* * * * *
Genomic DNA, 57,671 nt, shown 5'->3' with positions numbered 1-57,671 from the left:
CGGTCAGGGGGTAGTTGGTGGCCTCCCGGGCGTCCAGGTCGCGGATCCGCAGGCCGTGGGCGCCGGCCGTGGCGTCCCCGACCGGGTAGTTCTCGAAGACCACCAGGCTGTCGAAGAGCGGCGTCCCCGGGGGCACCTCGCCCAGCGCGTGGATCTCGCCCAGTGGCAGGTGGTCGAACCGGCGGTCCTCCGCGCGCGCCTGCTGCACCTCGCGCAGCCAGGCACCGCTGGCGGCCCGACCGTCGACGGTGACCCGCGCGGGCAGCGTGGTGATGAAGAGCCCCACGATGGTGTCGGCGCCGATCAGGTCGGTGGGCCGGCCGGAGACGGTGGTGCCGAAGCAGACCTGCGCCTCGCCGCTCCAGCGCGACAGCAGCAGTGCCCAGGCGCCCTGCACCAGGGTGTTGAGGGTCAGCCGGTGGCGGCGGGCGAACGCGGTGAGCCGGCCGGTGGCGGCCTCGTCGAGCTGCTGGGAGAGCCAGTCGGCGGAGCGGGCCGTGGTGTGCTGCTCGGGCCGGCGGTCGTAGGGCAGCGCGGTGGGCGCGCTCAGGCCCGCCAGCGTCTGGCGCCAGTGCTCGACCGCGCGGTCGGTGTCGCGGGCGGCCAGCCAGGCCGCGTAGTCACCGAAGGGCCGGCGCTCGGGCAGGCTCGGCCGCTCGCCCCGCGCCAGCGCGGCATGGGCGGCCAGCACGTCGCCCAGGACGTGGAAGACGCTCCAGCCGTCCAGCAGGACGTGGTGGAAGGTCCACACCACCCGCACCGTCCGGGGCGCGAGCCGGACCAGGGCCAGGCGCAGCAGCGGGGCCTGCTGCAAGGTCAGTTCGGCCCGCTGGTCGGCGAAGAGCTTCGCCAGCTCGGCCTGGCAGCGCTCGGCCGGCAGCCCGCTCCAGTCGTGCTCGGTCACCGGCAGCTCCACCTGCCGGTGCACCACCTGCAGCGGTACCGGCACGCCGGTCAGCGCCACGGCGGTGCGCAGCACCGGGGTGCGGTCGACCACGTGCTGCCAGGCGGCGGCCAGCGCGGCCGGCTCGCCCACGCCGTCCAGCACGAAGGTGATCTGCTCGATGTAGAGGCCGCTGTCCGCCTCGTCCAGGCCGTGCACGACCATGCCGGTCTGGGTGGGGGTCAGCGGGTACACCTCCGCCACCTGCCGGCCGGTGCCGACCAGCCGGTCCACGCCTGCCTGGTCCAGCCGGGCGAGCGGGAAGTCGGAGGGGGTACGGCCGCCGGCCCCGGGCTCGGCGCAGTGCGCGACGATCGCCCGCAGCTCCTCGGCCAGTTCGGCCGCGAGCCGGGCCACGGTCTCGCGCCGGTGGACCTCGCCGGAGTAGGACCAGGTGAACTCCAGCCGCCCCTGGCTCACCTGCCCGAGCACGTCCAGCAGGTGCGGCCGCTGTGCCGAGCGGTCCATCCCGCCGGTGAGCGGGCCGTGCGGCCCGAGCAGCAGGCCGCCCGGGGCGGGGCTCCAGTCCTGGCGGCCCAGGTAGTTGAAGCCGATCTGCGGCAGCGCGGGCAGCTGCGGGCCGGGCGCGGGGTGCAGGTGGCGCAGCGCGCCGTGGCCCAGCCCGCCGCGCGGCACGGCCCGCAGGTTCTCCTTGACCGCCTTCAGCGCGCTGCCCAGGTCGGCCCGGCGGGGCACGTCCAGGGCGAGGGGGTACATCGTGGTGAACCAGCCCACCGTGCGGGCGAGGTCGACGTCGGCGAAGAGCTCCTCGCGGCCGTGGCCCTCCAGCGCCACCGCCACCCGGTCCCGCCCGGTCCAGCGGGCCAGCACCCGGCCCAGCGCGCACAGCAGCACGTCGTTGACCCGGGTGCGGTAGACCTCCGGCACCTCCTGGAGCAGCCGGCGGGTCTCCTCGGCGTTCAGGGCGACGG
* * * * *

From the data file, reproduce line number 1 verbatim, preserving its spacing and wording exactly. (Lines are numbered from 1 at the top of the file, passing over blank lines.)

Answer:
Genomic DNA, 57,671 nt, shown 5'->3' with positions numbered 1-57,671 from the left: